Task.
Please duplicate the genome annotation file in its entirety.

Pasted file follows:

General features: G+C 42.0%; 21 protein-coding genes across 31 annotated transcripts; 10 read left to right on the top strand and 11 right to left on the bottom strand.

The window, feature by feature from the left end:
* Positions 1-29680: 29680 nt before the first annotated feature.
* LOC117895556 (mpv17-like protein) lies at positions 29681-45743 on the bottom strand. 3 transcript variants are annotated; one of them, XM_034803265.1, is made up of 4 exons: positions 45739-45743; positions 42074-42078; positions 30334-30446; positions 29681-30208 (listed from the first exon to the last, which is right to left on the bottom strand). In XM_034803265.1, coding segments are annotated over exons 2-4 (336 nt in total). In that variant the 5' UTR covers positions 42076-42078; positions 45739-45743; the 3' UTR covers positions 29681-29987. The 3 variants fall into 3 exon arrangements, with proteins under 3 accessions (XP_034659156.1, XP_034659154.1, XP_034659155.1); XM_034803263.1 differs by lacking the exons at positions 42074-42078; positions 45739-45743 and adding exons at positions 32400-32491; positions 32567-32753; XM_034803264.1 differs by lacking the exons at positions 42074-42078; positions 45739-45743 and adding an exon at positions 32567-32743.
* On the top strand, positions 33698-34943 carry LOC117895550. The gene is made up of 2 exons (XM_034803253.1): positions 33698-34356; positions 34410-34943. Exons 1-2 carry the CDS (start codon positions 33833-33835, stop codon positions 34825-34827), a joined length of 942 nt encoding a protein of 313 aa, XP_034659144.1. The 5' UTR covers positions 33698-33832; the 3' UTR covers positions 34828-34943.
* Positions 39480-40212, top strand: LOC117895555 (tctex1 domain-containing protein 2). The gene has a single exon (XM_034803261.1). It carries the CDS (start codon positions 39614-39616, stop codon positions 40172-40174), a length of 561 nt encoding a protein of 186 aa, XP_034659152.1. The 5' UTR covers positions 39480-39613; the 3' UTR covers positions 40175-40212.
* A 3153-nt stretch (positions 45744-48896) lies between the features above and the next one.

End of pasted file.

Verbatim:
General features: G+C 42.0%; 21 protein-coding genes across 31 annotated transcripts; 10 read left to right on the top strand and 11 right to left on the bottom strand.

The window, feature by feature from the left end:
* Positions 1-29680: 29680 nt before the first annotated feature.
* LOC117895556 (mpv17-like protein) lies at positions 29681-45743 on the bottom strand. 3 transcript variants are annotated; one of them, XM_034803265.1, is made up of 4 exons: positions 45739-45743; positions 42074-42078; positions 30334-30446; positions 29681-30208 (listed from the first exon to the last, which is right to left on the bottom strand). In XM_034803265.1, coding segments are annotated over exons 2-4 (336 nt in total). In that variant the 5' UTR covers positions 42076-42078; positions 45739-45743; the 3' UTR covers positions 29681-29987. The 3 variants fall into 3 exon arrangements, with proteins under 3 accessions (XP_034659156.1, XP_034659154.1, XP_034659155.1); XM_034803263.1 differs by lacking the exons at positions 42074-42078; positions 45739-45743 and adding exons at positions 32400-32491; positions 32567-32753; XM_034803264.1 differs by lacking the exons at positions 42074-42078; positions 45739-45743 and adding an exon at positions 32567-32743.
* On the top strand, positions 33698-34943 carry LOC117895550. The gene is made up of 2 exons (XM_034803253.1): positions 33698-34356; positions 34410-34943. Exons 1-2 carry the CDS (start codon positions 33833-33835, stop codon positions 34825-34827), a joined length of 942 nt encoding a protein of 313 aa, XP_034659144.1. The 5' UTR covers positions 33698-33832; the 3' UTR covers positions 34828-34943.
* Positions 39480-40212, top strand: LOC117895555 (tctex1 domain-containing protein 2). The gene has a single exon (XM_034803261.1). It carries the CDS (start codon positions 39614-39616, stop codon positions 40172-40174), a length of 561 nt encoding a protein of 186 aa, XP_034659152.1. The 5' UTR covers positions 39480-39613; the 3' UTR covers positions 40175-40212.
* A 3153-nt stretch (positions 45744-48896) lies between the features above and the next one.